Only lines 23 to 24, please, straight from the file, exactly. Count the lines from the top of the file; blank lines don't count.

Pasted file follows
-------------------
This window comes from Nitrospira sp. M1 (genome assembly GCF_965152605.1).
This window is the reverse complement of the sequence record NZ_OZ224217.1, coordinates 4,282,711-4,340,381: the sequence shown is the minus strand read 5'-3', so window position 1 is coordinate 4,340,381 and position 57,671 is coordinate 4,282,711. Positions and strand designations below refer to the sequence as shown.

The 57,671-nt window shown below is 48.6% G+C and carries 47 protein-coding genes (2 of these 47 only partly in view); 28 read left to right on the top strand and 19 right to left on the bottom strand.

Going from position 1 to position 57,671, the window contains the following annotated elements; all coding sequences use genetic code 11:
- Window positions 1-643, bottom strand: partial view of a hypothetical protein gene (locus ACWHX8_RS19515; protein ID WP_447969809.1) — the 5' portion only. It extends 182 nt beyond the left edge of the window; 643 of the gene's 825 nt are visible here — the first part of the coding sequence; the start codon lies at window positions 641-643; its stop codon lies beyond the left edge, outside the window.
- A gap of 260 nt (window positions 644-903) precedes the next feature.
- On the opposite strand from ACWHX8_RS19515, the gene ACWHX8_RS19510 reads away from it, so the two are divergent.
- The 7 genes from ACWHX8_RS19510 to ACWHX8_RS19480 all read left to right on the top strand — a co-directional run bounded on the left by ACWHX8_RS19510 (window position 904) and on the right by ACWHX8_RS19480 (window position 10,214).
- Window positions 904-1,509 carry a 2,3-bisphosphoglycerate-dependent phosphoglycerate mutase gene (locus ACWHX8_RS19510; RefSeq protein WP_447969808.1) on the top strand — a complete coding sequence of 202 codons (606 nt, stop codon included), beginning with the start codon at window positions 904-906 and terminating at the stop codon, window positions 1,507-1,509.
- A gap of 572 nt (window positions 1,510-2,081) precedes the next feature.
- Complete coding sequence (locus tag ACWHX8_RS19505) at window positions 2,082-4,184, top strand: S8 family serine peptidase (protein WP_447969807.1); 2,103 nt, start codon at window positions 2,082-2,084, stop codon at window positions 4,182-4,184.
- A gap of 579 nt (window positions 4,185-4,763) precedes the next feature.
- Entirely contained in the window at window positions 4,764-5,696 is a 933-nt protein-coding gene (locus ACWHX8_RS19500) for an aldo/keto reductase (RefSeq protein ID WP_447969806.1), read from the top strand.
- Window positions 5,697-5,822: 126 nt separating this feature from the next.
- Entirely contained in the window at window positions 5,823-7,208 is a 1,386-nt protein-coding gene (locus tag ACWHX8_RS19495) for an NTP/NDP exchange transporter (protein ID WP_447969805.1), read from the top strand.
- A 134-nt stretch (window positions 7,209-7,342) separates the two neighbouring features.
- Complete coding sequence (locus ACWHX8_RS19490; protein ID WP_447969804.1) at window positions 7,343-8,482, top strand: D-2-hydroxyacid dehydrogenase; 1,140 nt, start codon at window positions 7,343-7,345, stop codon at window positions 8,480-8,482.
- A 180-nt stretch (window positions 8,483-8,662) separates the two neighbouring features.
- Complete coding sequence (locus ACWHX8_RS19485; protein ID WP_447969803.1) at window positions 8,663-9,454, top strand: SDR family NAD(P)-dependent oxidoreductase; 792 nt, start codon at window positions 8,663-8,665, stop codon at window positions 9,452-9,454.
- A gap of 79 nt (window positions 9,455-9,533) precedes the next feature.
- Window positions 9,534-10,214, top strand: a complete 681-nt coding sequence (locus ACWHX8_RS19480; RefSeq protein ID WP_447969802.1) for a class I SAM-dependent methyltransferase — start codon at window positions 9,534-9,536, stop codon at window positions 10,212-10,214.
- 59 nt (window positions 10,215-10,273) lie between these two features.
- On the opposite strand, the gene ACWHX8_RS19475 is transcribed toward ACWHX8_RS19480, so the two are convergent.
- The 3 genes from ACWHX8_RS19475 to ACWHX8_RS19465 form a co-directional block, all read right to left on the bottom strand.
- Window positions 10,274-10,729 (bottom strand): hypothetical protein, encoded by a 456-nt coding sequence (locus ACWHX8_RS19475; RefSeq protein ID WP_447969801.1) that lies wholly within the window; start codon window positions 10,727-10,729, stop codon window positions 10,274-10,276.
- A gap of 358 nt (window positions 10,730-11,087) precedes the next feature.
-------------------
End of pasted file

- On the opposite strand, the gene ACWHX8_RS19475 is transcribed toward ACWHX8_RS19480, so the two are convergent.
- The 3 genes from ACWHX8_RS19475 to ACWHX8_RS19465 form a co-directional block, all read right to left on the bottom strand.